Natália Brucker

Universidade Federal do Rio Grande do Sul, Pôrto de São Francisco dos Casaes, Rio Grande do Sul, Brazil

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Publications (20)35.39 Total impact

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    ABSTRACT: Objective Since we have previously demonstrated the relation between polyphenol-rich foods (PRF) consumption and ductus arteriosus (DA) constriction, in this work pregnant sheep were submitted to oral PRF intake for 14 days to understand how this process occurs. Fetal Doppler echocardiography, oxidative and inflammatory biomarkers and total polyphenol (TP) excretion were evaluated.ResultsThe high polyphenol intake induced DA constriction by 71.6% increase in systolic (p = 0.001) and 57.8% in diastolic velocities (p = 0.002), and 18.9% decrease in pulsatility index (p = 0.033), along with 1.7-fold increase in TP excretion, 2.3-fold decrease in inflammatory mediator nitric oxide and following redox status changes (mean ± SD): higher protein carbonyls (PCO, 1.09 ± 0.09 and 1.49 ± 0.31), catalase (CAT, 0.69 ± 0.39 and 1.44 ± 0.33) and gluthatione peroxidase (GPx, 37.23 ± 11.19 and 62.96 ± 15.03) in addition to lower lipid damage (17.22 ± 2.05 and 12.53 ± 2.11) and nonprotein thiols (0.11 ± 0.04 and 0.04 ± 0.01) found before and after treatment, respectively. Ductal parameters correlated to NOx, CAT, GPx and PCO.Conclusion Our results highlight the need to reduce maternal PRF intake in late pregnancy to prevent fetal duct constriction through NO-mediated vasoconstrictive action of polyphenols. This article is protected by copyright. All rights reserved.
    Prenatal Diagnosis 07/2014; · 2.68 Impact Factor
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    ABSTRACT: Gas-station attendants and taxi drivers are occupationally exposed to xenobiotics which may be harmful to their health. Atmospheric pollutants and benzene can lead to DNA damage. Genotoxicity and mutagenicity assays can be used to evaluate the effects of these pollutants. We have evaluated genotoxicity and mutagenicity in workers occupationally exposed to xenobiotics, by application of the 8-hydroxy-2-deoxyguanosine (8-OHdG), comet, and micronucleus (MN) assays. Biomarkers of benzene and carbon monoxyde exposure were also measured: urinary t,t-muconic acid (t,t-MA) and carboxyhaemoglobin (COHb) in whole blood, respectively. The study groups comprised 43 gas-station attendants (GSA), 34 taxi drivers (TD), and 22 persons without known occupational exposures (NE). Levels of t,t-MA in the GSA group were significantly elevated compared to the NE group (p < 0.001), however these levels were below of levels established by ACGIH (American Conference of Governmental Industrial Hygienists). COHb levels were not significantly different between the TD and NE groups (p>0.05). DNA damage index (DI) and 8-OHdG levels were significantly higher for both the GSA and TD groups, compared to the NE group (p < 0.001), but MN frequencies were not elevated. Spearman correlation analysis showed that the frequency of MN was positively correlated with 8-OHdG. A positive correlation between DNA DI levels and 8-OHdG was also observed. In conclusion, our results indicated that low levels of occupational exposure to benzene and atmospheric pollutants may be linked to genotoxicity and oxidative DNA damage.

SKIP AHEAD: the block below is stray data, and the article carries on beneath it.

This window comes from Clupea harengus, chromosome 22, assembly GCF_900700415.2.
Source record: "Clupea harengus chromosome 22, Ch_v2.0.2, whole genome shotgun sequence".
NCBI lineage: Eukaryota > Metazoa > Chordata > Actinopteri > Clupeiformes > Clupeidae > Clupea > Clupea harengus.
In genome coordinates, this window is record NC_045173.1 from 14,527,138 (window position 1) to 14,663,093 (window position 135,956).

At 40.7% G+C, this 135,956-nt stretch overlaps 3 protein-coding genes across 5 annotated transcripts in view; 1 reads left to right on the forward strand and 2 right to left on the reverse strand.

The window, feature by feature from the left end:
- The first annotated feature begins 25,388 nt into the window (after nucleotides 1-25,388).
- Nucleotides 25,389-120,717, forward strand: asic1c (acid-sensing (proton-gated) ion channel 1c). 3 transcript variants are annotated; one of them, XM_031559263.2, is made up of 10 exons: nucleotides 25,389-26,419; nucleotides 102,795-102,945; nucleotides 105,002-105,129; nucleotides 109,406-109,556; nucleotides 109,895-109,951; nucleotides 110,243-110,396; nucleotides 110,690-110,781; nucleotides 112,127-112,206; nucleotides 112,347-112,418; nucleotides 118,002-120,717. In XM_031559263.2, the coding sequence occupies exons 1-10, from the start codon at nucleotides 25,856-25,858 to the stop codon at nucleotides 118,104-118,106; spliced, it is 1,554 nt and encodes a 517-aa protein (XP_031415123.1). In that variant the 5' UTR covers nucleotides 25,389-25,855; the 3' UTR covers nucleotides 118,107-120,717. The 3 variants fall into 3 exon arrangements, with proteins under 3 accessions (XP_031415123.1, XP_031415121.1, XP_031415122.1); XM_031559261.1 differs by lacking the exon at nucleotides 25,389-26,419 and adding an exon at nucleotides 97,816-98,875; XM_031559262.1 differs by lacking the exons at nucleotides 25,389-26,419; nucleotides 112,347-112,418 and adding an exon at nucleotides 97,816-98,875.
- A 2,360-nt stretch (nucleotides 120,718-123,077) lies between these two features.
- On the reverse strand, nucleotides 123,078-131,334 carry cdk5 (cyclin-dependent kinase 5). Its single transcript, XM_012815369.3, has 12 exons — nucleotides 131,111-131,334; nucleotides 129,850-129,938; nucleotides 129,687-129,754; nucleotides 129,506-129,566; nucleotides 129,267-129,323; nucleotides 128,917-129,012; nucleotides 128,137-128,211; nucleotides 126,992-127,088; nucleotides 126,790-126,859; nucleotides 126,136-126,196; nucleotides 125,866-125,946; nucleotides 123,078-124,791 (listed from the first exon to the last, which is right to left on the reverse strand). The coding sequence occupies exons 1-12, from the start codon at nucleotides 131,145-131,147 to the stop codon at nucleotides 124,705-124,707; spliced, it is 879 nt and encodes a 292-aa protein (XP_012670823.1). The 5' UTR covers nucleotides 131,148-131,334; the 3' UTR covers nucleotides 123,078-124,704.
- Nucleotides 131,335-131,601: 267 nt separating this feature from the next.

Mutation Research/Genetic Toxicology and Environmental Mutagenesis 01/2014; · 2.22 Impact Factor